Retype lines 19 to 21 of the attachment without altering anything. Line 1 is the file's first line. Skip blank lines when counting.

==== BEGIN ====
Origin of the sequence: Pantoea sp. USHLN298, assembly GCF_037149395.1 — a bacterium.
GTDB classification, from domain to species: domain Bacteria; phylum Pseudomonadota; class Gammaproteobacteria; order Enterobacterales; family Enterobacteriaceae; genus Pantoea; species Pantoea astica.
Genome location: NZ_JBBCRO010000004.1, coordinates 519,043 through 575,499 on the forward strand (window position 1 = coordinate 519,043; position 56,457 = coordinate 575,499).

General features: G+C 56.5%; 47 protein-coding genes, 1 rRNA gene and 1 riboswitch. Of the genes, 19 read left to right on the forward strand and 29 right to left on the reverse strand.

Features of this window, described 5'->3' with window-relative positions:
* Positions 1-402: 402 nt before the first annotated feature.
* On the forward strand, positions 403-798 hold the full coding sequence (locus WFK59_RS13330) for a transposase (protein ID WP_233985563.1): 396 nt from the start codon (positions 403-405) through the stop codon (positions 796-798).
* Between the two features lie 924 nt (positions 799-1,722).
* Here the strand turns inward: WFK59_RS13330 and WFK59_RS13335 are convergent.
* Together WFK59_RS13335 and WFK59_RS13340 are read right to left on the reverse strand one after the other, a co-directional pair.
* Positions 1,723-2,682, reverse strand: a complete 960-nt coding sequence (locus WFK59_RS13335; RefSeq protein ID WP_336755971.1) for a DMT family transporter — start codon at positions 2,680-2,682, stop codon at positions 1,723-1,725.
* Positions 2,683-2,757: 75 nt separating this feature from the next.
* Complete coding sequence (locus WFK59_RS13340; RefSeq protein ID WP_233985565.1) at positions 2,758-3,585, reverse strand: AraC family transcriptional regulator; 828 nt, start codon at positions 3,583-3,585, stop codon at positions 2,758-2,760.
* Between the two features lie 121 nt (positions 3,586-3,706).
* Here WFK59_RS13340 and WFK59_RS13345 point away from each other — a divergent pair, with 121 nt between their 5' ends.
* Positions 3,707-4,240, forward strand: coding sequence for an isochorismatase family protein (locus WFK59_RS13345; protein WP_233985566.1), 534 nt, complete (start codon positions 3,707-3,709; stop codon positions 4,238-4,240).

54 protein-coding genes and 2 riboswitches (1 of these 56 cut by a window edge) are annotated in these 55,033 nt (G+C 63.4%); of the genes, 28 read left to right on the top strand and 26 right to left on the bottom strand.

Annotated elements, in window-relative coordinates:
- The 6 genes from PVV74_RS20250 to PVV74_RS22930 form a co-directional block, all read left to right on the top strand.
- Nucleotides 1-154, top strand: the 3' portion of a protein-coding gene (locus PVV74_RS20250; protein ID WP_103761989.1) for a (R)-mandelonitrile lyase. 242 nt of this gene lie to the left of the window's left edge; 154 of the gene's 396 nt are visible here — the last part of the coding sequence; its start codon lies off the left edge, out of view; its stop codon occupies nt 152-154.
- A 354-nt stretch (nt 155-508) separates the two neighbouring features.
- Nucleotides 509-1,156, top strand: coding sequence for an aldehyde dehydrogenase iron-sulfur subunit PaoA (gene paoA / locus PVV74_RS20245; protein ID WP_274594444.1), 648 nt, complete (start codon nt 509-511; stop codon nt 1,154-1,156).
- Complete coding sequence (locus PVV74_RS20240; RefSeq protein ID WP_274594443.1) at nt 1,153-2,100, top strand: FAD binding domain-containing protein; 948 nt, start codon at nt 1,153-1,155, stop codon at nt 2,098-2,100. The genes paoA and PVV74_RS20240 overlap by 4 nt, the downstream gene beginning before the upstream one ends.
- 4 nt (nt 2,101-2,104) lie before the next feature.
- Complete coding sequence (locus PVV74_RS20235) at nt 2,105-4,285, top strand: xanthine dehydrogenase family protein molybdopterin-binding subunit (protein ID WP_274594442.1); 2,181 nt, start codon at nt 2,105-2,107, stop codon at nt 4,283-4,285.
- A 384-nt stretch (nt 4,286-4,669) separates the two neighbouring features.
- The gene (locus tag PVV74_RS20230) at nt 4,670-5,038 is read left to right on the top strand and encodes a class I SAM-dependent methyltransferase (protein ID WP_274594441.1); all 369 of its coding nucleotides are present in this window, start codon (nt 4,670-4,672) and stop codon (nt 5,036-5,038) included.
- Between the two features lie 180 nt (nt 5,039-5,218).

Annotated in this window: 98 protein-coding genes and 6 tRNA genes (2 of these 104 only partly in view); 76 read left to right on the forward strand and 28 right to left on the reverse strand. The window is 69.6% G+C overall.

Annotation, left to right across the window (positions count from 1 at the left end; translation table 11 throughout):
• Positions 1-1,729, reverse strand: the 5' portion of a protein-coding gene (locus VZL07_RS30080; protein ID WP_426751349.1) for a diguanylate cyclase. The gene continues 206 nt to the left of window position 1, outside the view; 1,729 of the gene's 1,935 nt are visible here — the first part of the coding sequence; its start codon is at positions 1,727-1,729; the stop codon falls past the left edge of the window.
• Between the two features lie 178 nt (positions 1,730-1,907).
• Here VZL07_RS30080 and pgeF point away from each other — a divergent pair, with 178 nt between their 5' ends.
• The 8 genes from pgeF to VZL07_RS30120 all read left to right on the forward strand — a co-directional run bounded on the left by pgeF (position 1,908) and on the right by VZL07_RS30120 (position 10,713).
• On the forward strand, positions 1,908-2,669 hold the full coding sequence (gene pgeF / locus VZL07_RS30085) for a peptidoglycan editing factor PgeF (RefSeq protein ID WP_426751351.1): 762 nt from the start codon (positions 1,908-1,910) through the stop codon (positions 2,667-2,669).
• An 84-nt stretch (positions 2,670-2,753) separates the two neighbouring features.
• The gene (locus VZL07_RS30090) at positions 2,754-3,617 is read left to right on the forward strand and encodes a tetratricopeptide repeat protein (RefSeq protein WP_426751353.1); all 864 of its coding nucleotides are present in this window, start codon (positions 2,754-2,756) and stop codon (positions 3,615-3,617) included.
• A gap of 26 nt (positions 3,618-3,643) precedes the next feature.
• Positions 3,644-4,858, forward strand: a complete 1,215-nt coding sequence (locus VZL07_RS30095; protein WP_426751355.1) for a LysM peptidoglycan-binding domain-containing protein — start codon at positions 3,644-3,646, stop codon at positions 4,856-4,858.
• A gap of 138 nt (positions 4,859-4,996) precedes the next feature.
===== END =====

- The 6 genes from PVV74_RS20250 to PVV74_RS22930 form a co-directional block, all read left to right on the top strand.
- Nucleotides 1-154, top strand: the 3' portion of a protein-coding gene (locus PVV74_RS20250; protein ID WP_103761989.1) for a (R)-mandelonitrile lyase. 242 nt of this gene lie to the left of the window's left edge; 154 of the gene's 396 nt are visible here — the last part of the coding sequence; its start codon lies off the left edge, out of view; its stop codon occupies nt 152-154.
- A 354-nt stretch (nt 155-508) separates the two neighbouring features.